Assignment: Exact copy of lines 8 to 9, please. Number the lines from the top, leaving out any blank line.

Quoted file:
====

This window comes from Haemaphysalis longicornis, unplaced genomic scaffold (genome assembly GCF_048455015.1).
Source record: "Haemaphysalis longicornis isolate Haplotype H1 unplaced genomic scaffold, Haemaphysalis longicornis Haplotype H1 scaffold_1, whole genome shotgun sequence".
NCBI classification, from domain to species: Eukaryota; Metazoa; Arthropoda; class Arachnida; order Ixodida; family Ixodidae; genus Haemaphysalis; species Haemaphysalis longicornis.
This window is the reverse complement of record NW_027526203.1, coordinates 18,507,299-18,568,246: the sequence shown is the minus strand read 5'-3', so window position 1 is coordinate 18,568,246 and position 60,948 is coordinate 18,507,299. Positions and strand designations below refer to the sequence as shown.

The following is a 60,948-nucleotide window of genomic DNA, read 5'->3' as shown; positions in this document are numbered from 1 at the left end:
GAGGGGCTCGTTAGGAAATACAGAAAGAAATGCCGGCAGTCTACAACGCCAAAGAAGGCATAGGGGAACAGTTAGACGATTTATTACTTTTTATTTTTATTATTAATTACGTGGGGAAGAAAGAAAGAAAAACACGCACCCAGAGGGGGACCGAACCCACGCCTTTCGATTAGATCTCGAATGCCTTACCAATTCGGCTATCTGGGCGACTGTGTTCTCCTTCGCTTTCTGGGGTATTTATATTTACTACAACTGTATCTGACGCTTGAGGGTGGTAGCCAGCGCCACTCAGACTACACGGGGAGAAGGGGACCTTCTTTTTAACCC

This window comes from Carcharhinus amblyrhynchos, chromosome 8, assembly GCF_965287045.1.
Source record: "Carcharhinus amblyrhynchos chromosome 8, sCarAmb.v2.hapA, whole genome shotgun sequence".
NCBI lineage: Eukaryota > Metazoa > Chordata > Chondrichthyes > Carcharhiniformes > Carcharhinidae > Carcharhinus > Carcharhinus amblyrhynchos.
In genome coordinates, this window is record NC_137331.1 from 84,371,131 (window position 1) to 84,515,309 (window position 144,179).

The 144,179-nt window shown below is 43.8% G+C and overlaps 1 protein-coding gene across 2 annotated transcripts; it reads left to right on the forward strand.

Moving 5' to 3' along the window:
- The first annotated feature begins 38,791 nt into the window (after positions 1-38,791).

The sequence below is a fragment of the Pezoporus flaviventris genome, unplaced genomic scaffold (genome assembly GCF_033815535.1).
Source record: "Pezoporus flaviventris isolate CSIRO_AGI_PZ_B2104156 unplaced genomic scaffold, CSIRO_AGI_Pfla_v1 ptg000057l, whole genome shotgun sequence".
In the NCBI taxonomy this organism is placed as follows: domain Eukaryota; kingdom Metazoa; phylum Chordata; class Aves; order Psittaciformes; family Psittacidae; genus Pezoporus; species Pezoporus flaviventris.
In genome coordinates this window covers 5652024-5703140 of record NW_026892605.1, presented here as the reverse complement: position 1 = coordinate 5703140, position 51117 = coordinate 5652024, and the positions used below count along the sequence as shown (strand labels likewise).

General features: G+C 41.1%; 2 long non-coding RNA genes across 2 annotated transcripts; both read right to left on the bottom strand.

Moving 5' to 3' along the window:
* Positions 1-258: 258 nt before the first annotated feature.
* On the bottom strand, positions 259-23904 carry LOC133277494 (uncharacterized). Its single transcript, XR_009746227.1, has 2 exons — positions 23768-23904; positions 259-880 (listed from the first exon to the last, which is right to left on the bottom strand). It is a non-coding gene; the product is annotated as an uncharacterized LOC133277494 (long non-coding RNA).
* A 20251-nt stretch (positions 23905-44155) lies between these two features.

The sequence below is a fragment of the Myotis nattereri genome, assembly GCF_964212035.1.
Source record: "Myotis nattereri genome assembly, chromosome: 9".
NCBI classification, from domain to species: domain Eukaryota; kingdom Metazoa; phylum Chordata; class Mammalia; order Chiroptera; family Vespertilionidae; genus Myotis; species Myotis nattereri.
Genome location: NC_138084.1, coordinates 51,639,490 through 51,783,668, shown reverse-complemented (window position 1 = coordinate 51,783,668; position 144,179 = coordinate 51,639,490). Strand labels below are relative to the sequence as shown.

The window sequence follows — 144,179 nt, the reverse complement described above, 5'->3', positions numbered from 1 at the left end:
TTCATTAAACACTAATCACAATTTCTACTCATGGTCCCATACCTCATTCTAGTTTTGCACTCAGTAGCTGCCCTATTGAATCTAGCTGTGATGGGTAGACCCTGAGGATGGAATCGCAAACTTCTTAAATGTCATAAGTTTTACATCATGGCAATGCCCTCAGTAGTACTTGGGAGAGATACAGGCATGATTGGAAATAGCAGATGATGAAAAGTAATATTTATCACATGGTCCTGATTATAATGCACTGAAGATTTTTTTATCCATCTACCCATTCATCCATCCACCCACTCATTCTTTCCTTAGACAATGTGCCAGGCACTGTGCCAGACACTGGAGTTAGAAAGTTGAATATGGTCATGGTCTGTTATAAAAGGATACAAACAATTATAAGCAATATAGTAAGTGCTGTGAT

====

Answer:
Source record: "Carcharhinus amblyrhynchos chromosome 8, sCarAmb.v2.hapA, whole genome shotgun sequence".
NCBI lineage: Eukaryota > Metazoa > Chordata > Chondrichthyes > Carcharhiniformes > Carcharhinidae > Carcharhinus > Carcharhinus amblyrhynchos.